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The Initial Temperature Shock

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The water appeared crystalline and ice-cold the first time I readied myself to jump off the high dive. I knew I wouldn’t die, yet an intangible force restrained me until I closed my eyes, bent my knees, propelled myself off the board, and cut through the surface. The no man’s land between the board and the water was behind me.

In middle school, I was the girl who walked through the halls with her eyes facing the floor, who hesitated to speak in class out of fear of being noticed. I once believed myself unlikely to join a club, let alone lead one, and couldn’t imagine speaking on stage or introducing myself to a stranger. I’ve come a long way since then, and my motto is, "If you think you can't do something, prove yourself wrong." Ever since I realized the most challenging experiences can also be the most worthwhile, I have set out to prove I can do what I once believed myself incapable of accomplishing. Each ice-cold pool is an experience I now embrace.

The path of my journey toward finding my voice was paved with printer paper. When I joined my school newspaper in 10th grade, I learned that investigating my school’s goings-on required me to be inquisitive, outgoing, and constantly aware of my surroundings. I discovered an entirely new dimension of Friends Academy. Who would have known that my teachers had such unique views on the environment, or that the school psychologist had so much insight into the social scene? I did more investigating this summer, when my print and photojournalism classes required me to approach and interview people—often complete strangers—whom I would not have otherwise gotten to know. I even spent an hour one day in a shoe store, documenting a salesman’s life through photography. Throughout these experiences, I learned not only about the topics of my articles, but also that, if I opened my eyes just a little wider, countless perspective-altering interactions awaited me.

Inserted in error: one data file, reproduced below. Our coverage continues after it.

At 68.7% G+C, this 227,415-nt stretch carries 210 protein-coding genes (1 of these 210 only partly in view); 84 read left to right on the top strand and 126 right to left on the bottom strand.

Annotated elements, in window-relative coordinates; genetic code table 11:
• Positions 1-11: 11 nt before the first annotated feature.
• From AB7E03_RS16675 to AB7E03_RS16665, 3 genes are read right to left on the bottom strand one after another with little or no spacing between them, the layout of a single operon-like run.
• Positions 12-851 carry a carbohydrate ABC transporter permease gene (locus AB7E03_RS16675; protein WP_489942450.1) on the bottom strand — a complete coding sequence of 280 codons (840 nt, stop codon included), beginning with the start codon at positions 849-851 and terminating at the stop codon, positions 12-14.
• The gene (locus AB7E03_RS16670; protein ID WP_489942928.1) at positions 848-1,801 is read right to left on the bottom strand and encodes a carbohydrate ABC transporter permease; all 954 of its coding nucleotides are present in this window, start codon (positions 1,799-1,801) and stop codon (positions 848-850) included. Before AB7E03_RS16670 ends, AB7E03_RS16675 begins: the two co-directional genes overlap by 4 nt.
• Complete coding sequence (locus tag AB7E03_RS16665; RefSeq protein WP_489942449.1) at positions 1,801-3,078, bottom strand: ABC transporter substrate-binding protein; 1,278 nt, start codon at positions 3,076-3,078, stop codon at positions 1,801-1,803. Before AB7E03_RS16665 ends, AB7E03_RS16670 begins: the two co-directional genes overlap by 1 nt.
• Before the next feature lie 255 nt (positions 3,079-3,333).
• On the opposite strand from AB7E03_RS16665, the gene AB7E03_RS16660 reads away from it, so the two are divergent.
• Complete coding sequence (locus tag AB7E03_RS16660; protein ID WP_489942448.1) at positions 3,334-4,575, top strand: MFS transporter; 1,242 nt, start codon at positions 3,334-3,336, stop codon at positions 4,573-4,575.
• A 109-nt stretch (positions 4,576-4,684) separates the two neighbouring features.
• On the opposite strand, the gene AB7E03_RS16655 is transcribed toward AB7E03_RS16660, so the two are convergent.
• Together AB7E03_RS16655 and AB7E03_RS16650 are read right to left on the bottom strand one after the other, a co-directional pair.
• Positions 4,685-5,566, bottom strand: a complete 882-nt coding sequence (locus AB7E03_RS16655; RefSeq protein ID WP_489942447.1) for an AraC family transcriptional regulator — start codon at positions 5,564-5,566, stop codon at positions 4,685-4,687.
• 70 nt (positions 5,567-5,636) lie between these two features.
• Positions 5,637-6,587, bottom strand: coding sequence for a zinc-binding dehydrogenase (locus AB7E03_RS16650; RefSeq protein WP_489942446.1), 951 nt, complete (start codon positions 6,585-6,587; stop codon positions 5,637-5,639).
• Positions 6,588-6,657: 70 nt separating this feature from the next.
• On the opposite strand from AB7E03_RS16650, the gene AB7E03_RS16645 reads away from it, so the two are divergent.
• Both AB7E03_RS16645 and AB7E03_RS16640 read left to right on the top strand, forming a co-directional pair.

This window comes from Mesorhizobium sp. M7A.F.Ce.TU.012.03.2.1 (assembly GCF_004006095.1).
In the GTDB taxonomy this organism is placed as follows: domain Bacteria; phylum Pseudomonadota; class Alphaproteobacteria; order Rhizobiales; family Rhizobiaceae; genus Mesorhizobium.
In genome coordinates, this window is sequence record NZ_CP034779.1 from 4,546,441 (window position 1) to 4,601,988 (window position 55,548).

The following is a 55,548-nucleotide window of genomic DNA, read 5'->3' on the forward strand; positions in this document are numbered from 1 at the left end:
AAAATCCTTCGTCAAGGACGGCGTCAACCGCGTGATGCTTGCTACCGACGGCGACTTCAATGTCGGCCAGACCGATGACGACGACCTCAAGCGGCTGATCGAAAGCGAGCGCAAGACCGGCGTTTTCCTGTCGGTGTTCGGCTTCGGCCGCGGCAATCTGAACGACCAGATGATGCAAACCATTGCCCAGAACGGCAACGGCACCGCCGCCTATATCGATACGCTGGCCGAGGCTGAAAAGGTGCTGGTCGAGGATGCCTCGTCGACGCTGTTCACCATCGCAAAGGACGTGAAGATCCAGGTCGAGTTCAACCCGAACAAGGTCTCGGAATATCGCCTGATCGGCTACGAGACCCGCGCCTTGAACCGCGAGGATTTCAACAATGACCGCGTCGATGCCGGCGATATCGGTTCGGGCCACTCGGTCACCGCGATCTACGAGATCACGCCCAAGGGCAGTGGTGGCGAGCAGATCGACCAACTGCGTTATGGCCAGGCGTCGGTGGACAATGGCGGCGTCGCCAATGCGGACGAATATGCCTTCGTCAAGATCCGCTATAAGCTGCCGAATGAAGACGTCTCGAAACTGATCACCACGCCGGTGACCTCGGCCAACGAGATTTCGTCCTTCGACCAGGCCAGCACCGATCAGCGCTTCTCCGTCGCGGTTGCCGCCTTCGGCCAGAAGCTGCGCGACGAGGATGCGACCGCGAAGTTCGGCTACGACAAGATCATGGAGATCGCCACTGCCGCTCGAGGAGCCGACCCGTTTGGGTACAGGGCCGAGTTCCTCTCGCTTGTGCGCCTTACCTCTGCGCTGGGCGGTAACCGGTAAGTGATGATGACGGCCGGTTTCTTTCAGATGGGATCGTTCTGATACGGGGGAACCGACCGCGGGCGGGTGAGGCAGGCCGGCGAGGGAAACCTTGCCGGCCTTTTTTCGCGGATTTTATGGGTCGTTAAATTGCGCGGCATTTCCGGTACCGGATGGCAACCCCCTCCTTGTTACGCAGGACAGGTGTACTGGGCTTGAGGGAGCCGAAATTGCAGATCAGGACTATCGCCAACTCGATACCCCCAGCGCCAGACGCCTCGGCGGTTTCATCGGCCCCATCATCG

This confidence has led me to openly question what I learn in class as well. The curious toddler in me lives on, but she now has a voice. My favorite question is “Why?” because it has the power to get to the essence, the true meaning, and the origin of everything. I have known for some time that you can’t divide by zero, that metals lose electrons, and that the ancient Greeks founded democracy, but why? When I discover the answer, it’s almost never what I expected. Each answer opens a new door leading to a room of “whys” and “why nots,” and then another, and another, until I am several doors closer in my life-long expedition toward truth.

Now, “why” is my guide as I constantly dive into new explorations and adventures. Why don’t we “be the change we want to see in the world,” and how can we? Why is passive resistance more effective than violence? Why are there so few women in politics? These kinds of questions have compelled me to donate blood, try out for school plays, enter artwork in exhibitions, travel to South America, and read original poems for audiences. Each “interview” with life brings me closer to understanding the answers to my questions. I know that the greatest treasures lie at the bottom of the deep end, and that life’s most fulfilling moments take place out of my comfort zone, off the diving board, and only because of each gigantic leap of faith. My next leap will be college, and I feel excited and extremely well prepared to dive off, cut through that no man’s land, and triumph over the initial temperature shock.





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